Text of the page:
For many companies, one of the biggest challenges of the modern era is making their operations as energy-efficient as possible. An effective approach here can not only save money, but also improve the image of a business as a responsible, environmentally-conscious organisation.
However, identifying where operations can be improved may prove tricky – and this is where new technologies can help. It was recently noted by Business Insider that big data analytics can greatly assist in providing the insight needed to make changes.
This is crucial, as the publication observed buildings are one of the biggest – and most wasteful – consumers of energy. Business and residential properties may waste as much as 50 per cent of the energy they use, which in the US alone equates to $200 billion a year.
However, with the right tools, this can be greatly reduced. The US General Services Administration (GSA), for instance, adopted a highly-sophisticated big data solution from FirstFuel, which uses information such as weather data, the building's address and public web searches to spot areas for improvement.
The tool uses services such as Google Maps and Bing to gather details on a building, such as how many floors it has and how many workers there are. It can even determine details such as the type of air conditioning system used based on the equipment visible on the roof.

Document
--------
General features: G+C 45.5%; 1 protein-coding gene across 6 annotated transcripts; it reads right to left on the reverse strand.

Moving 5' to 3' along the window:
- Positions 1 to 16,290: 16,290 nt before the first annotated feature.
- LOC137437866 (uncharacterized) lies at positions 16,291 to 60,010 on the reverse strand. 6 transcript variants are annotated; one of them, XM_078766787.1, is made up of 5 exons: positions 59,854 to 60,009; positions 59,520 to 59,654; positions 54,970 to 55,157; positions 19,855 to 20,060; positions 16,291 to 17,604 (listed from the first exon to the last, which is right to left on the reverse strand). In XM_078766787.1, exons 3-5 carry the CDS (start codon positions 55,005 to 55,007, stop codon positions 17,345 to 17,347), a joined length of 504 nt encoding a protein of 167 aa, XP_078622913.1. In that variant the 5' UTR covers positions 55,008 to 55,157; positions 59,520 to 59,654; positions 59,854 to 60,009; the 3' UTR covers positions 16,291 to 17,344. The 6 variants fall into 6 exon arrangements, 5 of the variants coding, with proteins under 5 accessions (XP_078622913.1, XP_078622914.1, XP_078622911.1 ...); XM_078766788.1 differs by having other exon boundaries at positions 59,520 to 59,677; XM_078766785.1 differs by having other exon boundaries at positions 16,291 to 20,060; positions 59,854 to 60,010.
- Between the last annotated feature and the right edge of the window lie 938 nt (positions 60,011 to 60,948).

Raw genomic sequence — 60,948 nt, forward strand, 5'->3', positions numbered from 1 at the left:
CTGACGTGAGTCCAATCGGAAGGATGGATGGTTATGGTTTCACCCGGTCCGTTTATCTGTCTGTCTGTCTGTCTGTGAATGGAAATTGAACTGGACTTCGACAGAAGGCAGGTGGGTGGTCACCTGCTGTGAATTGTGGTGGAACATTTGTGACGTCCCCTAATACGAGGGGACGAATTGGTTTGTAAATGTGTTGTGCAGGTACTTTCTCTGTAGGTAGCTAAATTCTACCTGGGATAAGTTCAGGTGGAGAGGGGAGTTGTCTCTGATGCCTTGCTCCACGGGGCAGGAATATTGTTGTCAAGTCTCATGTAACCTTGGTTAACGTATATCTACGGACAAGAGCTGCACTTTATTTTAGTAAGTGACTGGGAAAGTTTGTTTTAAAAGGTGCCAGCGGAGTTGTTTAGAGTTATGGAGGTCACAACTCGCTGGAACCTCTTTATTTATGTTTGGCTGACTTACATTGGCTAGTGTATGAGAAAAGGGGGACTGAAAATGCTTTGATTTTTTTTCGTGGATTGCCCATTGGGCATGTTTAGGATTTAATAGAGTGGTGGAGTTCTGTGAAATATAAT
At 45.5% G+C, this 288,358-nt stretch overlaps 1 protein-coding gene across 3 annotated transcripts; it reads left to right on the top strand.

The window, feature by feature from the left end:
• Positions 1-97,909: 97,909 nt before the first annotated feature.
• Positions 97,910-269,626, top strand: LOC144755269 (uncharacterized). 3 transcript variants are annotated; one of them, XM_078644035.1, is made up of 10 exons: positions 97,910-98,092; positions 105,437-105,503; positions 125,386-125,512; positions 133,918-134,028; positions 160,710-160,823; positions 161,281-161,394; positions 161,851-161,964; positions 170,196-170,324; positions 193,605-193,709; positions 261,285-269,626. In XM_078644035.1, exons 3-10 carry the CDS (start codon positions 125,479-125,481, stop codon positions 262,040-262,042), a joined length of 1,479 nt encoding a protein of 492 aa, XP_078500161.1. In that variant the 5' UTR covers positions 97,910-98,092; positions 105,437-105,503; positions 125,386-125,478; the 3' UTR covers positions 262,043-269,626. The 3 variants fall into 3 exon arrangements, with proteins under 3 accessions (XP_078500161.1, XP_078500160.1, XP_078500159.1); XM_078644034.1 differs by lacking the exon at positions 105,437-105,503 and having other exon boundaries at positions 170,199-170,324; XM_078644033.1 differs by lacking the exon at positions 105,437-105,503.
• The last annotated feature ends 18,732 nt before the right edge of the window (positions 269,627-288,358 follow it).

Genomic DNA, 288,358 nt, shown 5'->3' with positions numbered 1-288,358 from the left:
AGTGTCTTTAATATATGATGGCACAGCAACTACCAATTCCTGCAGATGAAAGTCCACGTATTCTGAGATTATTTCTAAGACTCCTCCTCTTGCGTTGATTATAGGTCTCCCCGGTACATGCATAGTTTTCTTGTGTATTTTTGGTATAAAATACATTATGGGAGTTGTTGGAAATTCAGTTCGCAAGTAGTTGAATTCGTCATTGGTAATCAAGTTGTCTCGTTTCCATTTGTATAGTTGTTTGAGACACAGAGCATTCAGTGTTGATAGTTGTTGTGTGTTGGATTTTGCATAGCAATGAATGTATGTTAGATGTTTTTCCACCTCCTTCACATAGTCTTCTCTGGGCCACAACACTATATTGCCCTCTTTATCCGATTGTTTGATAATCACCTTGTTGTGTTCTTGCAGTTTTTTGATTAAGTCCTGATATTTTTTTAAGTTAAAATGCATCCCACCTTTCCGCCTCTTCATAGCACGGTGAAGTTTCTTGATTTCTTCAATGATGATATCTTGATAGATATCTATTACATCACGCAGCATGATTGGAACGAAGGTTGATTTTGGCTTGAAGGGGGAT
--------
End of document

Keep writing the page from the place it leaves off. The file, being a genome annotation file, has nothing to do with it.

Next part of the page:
FirstFuel chief executive Swap Shah said: "We've made the whole process of analysing the energy performance of buildings incredibly scalable and low cost, so in the time you would normally take to physically walk through and generate a report for one building, we can do for thousands of buildings now."
The results of this analysis can be significant. For instance, the system spotted that in one of the GSA's premises, there were energy spikes at 10am and 3.30pm. This was traced to two large fans in the building that were unnecessarily operating at full power. Adjusting the settings on these helped contribute to the location saving $800,000 a year in energy expenses.
Overall, the GSA is now saving $13 million a year on its energy usage, with 90 per cent of this coming from reducing evaluation costs across its 180 sites as a result of the big data solution.